- A Social History of Twentieth Century Europe by Béla Tomka
Béla Tomka has set himself the daunting task of producing a social history of twentieth century Europe that covers all of the continent’s geographical regions, provides as much comparative analysis among regions and nations as feasible, and attempts to grasp general trends without neglecting the national and local specificities that call into question general explanations of contemporary social development. He explicitly eschews adopting particular theoretical perspectives or grand narratives, preferring to let the data either support or call in question existing approaches, as the case may be. He finds this self-denial to be appropriate to what he refers to as a “post paradigmatic world” (p. 6) where the myriad exceptions to general trends must be allowed to emerge.
Tomka largely succeeds in his attempt to be as geographically comprehensive and as comparative as possible within the framework of a single volume and the limits of the data. Europe’s Northwestern, Scandinavian, Central, and Southern [End Page 723] regions are carefully distinguished for differences in the pace of social development and treatment of the East Central and Southeastern zones, in both their capitalist and non-capitalist phases, is included in the analysis. Considerations of space and a shortage of adequate comparative data lead him to exclude the USSR and Baltic states.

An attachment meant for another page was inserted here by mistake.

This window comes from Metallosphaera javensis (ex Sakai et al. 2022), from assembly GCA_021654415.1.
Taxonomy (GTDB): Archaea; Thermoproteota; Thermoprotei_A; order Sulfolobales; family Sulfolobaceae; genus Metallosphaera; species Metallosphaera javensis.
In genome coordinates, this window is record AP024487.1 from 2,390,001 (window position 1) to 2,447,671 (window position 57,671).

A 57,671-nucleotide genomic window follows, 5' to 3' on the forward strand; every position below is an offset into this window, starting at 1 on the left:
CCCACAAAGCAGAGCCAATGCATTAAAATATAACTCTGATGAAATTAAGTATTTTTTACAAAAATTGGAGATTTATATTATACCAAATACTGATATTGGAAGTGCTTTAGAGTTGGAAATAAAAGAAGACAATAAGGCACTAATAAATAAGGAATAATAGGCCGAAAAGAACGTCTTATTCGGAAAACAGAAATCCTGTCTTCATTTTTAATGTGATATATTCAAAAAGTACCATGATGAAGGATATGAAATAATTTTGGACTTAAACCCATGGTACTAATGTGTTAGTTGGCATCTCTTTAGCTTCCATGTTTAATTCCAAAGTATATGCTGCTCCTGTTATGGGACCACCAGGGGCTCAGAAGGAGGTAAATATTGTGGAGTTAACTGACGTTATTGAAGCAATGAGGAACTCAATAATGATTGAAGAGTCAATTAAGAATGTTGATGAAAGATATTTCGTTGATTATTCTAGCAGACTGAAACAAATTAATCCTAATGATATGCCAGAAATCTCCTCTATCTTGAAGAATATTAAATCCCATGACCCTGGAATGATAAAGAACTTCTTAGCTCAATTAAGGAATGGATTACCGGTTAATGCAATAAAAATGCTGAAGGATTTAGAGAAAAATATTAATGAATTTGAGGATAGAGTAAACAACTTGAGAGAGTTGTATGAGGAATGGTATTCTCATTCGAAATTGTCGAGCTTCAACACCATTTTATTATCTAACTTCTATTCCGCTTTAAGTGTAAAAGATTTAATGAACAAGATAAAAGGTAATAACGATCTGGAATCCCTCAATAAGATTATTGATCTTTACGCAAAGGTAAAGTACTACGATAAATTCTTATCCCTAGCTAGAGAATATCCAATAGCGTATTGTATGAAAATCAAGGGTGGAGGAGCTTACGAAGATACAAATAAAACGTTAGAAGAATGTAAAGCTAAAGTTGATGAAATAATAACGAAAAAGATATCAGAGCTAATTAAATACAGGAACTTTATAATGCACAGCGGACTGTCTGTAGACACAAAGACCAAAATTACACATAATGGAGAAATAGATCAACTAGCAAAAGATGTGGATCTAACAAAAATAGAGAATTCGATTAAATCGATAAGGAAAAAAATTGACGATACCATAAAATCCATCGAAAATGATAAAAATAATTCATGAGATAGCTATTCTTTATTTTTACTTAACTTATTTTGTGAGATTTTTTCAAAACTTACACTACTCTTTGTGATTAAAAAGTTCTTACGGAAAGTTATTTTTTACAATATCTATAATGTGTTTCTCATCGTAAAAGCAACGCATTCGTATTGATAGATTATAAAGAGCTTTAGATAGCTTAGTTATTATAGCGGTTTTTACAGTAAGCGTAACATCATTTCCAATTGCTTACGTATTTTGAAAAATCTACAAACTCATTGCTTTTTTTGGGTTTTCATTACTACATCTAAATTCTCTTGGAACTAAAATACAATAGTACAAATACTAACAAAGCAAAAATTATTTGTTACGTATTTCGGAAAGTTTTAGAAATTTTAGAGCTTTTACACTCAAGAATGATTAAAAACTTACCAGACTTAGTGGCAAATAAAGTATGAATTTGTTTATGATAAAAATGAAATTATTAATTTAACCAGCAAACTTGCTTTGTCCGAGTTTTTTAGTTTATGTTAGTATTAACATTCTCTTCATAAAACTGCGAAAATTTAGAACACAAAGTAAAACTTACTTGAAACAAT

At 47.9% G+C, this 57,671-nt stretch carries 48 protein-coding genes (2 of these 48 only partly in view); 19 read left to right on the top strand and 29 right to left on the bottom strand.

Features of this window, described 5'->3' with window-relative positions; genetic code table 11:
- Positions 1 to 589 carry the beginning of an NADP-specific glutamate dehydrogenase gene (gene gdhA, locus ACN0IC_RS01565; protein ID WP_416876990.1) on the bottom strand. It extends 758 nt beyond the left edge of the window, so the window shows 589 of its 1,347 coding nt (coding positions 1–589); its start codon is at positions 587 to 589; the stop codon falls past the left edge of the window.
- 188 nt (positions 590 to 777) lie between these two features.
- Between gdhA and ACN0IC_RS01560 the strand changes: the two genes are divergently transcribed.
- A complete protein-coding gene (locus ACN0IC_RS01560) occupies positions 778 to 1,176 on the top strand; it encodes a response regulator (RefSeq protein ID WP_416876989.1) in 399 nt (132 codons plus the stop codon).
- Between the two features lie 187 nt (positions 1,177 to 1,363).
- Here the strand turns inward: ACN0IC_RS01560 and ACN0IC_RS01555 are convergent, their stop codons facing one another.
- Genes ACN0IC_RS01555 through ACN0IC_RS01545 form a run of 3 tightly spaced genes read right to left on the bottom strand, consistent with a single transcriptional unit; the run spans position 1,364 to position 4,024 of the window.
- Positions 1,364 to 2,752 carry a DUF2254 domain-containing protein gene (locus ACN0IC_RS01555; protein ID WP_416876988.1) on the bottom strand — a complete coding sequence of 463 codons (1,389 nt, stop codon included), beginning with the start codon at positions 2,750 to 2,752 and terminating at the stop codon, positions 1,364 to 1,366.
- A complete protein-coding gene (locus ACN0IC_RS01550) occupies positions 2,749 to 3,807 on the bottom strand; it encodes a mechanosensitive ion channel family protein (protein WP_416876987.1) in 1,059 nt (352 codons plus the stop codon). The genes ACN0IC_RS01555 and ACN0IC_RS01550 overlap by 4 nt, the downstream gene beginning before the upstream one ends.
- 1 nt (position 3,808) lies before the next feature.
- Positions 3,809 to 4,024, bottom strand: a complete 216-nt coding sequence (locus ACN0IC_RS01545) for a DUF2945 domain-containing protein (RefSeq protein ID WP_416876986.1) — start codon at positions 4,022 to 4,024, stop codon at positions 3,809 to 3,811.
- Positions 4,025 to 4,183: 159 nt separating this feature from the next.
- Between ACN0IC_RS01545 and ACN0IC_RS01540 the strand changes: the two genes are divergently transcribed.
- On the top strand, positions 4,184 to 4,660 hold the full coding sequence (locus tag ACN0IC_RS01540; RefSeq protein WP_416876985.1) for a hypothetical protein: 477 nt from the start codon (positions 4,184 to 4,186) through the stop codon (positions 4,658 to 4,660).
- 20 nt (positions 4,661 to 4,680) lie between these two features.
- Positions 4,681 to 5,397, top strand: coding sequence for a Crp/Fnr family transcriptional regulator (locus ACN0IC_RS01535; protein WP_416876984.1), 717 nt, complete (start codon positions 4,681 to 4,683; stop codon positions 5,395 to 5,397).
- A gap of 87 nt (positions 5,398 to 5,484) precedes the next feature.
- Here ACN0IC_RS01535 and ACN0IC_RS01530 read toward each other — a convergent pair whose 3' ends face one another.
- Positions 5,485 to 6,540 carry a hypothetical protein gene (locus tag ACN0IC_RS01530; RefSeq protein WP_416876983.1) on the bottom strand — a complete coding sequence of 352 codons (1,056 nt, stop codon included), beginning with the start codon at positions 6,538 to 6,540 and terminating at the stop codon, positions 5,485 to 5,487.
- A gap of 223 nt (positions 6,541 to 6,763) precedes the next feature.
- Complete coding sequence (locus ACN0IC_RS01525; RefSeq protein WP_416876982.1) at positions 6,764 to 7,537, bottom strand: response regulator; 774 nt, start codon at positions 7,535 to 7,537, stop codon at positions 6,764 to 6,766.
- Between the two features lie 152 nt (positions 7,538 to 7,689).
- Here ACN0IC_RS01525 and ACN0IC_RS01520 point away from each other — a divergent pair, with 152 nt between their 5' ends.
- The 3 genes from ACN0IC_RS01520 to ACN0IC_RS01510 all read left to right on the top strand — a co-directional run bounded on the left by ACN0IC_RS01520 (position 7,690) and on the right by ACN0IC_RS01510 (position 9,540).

The book is divided into ten chapters, including an introduction and conclusion. The central chapters each constitute a separate essay tracing the shifts in a particular realm of social reality from before the First World War to the turn of the twenty-first century. Beginning with population, Tomka notes that, by the century’s end, falling birth and death rates had signalled a demographic transition from the higher mortality and birth rates of the first half of the century. One is especially struck by the stunning decline in infant mortality and rise in life expectancy over this period. Family and household structure were transformed, the nuclear family dominating over more extended versions after the Second World War, but accompanied after 1960 by the remarkable increase in divorces and the rising frequency of unmarried cohabitation and increasing numbers of children born out of wedlock. Issues of social mobility, shifts in class structure, and distribution of wealth and income are extensively analyzed, with Tomka arguing that class remains more fundamental than factors like gender as a determinant of inequality. For Tomka, one of the central social realities in Europe has been the creation of the welfare state, which from its beginnings in the nineteenth century and interwar years became a central feature of European life after the Second World War. He finds that while the expansion of social provision tapered off after the 1970s, it mostly endured at the century’s end despite some fraying and the challenges globalization posed to the national state. The century also saw the transformation of work and living standards: the hours of work in a calendar year declined significantly, offering more leisure to working people, though women only gradually came to enjoy some measure of the leisure available to their partners. Benchmarks of the progress of living standards and consumption over the century are exemplified by the near universality of bathrooms by 1990 (for example, 99.5% in Britain compared with 62.4% in 1950 (p. 230)) and by the widespread consumption of such items as cars, radios, and television. Politically, after the setbacks of the interwar years, parliamentary democracy prevailed, the Stalinist zone and the authoritarian regimes in Spain and Portugal eventually making the transition. The political importance of class waned after the Second World War and new social movements based on identity politics came to the fore after 1960. Urbanization grew, accompanied by sub-urbanization and re-urbanization. Education expanded at all levels, including the post-secondary, where by 1995 women often constituted half of the students; yet, educational opportunity remained adversely affected by social inequality. Europe also became increasingly secular, at least as indicated by declining church attendance and numbers of baptisms and marriages, though there...